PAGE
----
Ultra-Indie Spotlight Sunday: Mothmen 1966
Mothmen 1966 takes place on the night of November during the Leonid Meteor Shower, a group of people bears witness to much more than your ordinary cosmic comet night sky event. This meteor shower brings with it a rise of new beings that walk, stalk, and fly through the night. Four people—Holt, the gas station owner, Lee, a history student, Victoria, his girlfriend, and Lou, a writer, and paranormal investigator—are trapped in the woods with creatures closing in. Only if they work together can they hope to survive this strange night.
Visual horror novels have something of a disadvantage when it comes to spooking the audience. Namely, it doesn’t really have the ability to actively have something stalking or waiting to scare you. It relies almost entirely on the strength of its narrative and the effectiveness of creating an unsettling vibe. Mothmen 1966 exceeds in both respects.
It’s not easy to take the schematic of the Mothman and turn it into a narrative. Indeed, there is extremely little lore surrounding the creature. So LCB Game Studio created their own. In Mothmen 1966, as the name suggests, there are all kinds of mothmen: Dogmen, Rabbitmen, Moosemen, and moremen, all transformed by the passing comet and meteor shower, engaged in a war for survival against the Humanmen. Certainly not something you’d glean from the Wikipedia page.
Non-Wanky Game Recap:
Being as Mothmen 1966 is a visual novel, much of the game is played by clicking the mouse button to continue to the next bit of dialogue. The choices you make are not too plentiful, and more often than not, if you choose wrong you die and start from a few moments prior. But In addition to reading, there are a few fun instances of gameplay. There is a unique minigame of a new ‘impossible’ solitaire that in my experience lives up to its name, and even a turn-based puzzle involving an antique machine gun and hordes of mothmen.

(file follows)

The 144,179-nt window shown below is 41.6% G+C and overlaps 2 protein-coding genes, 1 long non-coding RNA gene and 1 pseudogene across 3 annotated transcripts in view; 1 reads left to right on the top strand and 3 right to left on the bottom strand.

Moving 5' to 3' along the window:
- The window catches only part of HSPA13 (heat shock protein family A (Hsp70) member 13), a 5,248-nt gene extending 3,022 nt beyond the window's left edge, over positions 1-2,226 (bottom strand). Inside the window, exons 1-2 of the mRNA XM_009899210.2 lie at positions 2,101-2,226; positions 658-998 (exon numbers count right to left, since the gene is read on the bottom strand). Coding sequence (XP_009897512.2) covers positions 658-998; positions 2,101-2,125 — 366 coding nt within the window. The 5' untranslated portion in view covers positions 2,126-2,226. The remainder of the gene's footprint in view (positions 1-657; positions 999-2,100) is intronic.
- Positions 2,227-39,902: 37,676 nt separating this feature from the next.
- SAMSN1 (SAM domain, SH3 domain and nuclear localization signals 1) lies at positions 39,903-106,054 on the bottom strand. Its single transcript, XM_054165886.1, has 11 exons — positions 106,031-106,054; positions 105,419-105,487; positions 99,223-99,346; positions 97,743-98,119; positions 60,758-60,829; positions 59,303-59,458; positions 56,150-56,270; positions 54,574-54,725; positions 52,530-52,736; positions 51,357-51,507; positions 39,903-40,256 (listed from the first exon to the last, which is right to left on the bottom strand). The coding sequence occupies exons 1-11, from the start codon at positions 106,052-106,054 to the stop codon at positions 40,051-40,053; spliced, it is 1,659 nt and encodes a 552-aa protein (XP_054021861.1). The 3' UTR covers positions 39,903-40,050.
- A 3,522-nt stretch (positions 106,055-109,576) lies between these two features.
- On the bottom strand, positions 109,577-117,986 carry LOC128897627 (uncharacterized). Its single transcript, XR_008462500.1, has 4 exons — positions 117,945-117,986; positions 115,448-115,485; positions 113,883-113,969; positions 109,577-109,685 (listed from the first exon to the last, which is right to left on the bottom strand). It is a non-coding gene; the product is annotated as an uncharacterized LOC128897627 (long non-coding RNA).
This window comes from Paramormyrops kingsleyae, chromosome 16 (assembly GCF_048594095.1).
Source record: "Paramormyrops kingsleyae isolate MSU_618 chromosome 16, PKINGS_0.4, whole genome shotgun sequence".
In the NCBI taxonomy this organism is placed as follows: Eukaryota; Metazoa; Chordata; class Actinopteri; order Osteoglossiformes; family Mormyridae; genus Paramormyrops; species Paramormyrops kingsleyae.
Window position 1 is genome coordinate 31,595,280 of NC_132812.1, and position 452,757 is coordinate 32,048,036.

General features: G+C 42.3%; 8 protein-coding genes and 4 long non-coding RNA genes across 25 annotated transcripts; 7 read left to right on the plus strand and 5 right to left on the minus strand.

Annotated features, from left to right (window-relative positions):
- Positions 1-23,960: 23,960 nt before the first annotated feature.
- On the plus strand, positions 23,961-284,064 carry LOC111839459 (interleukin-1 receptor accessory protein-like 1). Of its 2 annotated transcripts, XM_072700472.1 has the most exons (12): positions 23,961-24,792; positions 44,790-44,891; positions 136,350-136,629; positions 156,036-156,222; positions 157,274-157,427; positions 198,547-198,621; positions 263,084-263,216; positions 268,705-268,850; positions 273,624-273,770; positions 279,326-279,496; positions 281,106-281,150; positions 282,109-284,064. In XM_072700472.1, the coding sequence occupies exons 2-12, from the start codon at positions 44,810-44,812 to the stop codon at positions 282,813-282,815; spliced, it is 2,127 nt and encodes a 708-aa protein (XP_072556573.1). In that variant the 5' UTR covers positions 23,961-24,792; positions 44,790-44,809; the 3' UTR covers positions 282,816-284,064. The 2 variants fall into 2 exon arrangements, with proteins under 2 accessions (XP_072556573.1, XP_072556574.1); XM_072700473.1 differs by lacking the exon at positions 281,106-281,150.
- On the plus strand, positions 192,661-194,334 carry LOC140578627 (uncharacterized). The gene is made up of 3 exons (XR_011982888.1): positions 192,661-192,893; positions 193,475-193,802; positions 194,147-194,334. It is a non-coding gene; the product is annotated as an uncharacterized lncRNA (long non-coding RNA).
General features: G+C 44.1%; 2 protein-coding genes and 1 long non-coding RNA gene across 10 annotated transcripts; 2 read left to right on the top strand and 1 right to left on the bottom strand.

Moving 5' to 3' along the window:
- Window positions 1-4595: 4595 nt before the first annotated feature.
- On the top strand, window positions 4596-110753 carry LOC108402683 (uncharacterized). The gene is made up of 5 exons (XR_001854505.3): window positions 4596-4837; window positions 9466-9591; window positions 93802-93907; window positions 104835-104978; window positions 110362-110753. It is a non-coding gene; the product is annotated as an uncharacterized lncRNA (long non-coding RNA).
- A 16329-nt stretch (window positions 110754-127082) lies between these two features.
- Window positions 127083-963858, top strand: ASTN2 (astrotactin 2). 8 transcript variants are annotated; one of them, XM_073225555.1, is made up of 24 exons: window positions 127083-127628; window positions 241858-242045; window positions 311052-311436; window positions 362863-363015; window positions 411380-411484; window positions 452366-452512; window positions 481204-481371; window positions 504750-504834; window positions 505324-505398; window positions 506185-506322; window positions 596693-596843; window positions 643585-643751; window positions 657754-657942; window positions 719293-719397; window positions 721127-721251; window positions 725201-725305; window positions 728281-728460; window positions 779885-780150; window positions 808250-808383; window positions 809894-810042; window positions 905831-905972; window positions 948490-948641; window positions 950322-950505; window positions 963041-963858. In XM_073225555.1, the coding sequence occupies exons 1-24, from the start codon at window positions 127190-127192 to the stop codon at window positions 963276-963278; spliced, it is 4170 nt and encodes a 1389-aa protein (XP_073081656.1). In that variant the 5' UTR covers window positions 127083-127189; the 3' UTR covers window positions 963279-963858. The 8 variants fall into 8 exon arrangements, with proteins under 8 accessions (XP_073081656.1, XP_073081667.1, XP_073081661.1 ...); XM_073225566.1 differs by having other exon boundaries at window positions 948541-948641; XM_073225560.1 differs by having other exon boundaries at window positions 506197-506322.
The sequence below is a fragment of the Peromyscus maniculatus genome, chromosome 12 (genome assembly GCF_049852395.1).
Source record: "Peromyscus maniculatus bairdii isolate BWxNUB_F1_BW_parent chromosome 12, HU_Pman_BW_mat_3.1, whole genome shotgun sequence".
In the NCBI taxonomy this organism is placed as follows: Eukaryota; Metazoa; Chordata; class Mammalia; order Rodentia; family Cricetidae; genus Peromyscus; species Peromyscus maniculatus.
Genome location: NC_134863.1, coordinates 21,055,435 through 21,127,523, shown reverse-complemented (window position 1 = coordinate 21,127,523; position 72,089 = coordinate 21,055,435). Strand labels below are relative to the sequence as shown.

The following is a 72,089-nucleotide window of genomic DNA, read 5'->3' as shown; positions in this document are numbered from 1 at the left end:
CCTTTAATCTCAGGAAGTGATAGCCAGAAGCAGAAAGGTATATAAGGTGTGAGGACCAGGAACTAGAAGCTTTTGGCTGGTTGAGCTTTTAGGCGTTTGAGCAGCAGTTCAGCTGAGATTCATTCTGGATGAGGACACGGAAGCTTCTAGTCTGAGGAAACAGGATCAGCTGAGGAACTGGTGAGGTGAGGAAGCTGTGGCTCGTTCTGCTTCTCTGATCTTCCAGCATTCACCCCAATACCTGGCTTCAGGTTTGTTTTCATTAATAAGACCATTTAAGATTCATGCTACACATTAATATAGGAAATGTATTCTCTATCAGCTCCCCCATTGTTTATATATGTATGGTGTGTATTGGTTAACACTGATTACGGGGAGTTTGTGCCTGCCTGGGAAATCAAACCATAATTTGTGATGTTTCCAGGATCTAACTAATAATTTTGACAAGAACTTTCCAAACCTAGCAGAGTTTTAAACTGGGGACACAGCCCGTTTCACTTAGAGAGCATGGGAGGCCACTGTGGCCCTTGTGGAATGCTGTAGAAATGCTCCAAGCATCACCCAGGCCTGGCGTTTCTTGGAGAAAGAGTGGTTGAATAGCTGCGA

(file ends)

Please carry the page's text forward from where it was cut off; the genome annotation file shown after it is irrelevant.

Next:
As I said earlier, Mothmen 1966 has an impeccable vibe. The visual style adheres to the retro video game graphics with grace, and the audio quality is both authentic and incredible. More importantly than that, the mystery surrounding the Mothmen is something I could have never guessed, and the story is fascinating and unnerving with brilliant human characters that will keep you engaged throughout.
As with many visual novels, or really novels in general, there doesn’t seem to be much room for deviation from the main story. Not that this is too crucial a problem, but giving the player options to choose from leads to the assumption that the story of Mothmen 1966 itself will unfold in different ways. For the most part, I really didn’t notice anything significant changing, besides the occasional game over. Disappointing, but certainly not game-breaking.
How To Fix It:
For a story this short, it would be nice to have a handful of endings. At least endings that don’t end in the player being eaten halfway. Visual novels give an incredible amount of flexibility to a narrative, and having some sharply branching pathways would allow Mothmen 1966 to become a truly masterful story piece. That said, this is the first part of a trilogy, and I’m looking forward to seeing if there are intersections between Mothmen and the next two stories.
In my time writing for Dread XP, I’ve come to the conclusion that horror is about vibes. Ultimately the graphics or sound or setting could be entirely amateurish as long as the vibe is captured. Vibes are an ephemeral thing, and it’s hard to describe what makes one effective or not. But despite lacking jumpscares or creepy crawly heebie jeebies, Mothmen 1966 delivers an incredible pulp-sci-fi-occult-horror vibe that LCB Game Studios has studied and mastered.
You can buy Mothmen 1966 on Steam by clicking here.